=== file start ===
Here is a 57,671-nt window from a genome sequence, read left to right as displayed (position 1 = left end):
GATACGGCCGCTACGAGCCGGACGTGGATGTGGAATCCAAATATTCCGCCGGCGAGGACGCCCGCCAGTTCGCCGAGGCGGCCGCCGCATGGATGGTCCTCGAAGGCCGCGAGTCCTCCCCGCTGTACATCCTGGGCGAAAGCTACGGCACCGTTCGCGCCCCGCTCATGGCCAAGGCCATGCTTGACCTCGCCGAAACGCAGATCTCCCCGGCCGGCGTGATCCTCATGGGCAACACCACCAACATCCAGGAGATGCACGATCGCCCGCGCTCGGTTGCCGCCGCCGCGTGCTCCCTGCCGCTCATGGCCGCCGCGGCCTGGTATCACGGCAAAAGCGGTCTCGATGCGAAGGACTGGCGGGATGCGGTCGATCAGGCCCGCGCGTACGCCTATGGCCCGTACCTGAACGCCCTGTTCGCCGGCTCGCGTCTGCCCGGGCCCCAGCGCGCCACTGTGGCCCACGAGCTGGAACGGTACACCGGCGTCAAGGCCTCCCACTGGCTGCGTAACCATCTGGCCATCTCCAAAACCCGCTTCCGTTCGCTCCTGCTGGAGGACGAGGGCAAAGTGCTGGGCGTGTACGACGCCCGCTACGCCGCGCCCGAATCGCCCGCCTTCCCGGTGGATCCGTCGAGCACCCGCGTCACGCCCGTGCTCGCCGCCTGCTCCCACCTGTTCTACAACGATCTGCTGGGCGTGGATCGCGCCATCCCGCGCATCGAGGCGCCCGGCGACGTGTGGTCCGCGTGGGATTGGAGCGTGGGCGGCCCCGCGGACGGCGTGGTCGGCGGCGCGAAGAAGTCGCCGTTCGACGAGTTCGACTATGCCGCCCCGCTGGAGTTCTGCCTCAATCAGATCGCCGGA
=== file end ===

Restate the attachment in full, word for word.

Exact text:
Here is a 57,671-nt window from a genome sequence, read left to right as displayed (position 1 = left end):
GATACGGCCGCTACGAGCCGGACGTGGATGTGGAATCCAAATATTCCGCCGGCGAGGACGCCCGCCAGTTCGCCGAGGCGGCCGCCGCATGGATGGTCCTCGAAGGCCGCGAGTCCTCCCCGCTGTACATCCTGGGCGAAAGCTACGGCACCGTTCGCGCCCCGCTCATGGCCAAGGCCATGCTTGACCTCGCCGAAACGCAGATCTCCCCGGCCGGCGTGATCCTCATGGGCAACACCACCAACATCCAGGAGATGCACGATCGCCCGCGCTCGGTTGCCGCCGCCGCGTGCTCCCTGCCGCTCATGGCCGCCGCGGCCTGGTATCACGGCAAAAGCGGTCTCGATGCGAAGGACTGGCGGGATGCGGTCGATCAGGCCCGCGCGTACGCCTATGGCCCGTACCTGAACGCCCTGTTCGCCGGCTCGCGTCTGCCCGGGCCCCAGCGCGCCACTGTGGCCCACGAGCTGGAACGGTACACCGGCGTCAAGGCCTCCCACTGGCTGCGTAACCATCTGGCCATCTCCAAAACCCGCTTCCGTTCGCTCCTGCTGGAGGACGAGGGCAAAGTGCTGGGCGTGTACGACGCCCGCTACGCCGCGCCCGAATCGCCCGCCTTCCCGGTGGATCCGTCGAGCACCCGCGTCACGCCCGTGCTCGCCGCCTGCTCCCACCTGTTCTACAACGATCTGCTGGGCGTGGATCGCGCCATCCCGCGCATCGAGGCGCCCGGCGACGTGTGGTCCGCGTGGGATTGGAGCGTGGGCGGCCCCGCGGACGGCGTGGTCGGCGGCGCGAAGAAGTCGCCGTTCGACGAGTTCGACTATGCCGCCCCGCTGGAGTTCTGCCTCAATCAGATCGCCGGA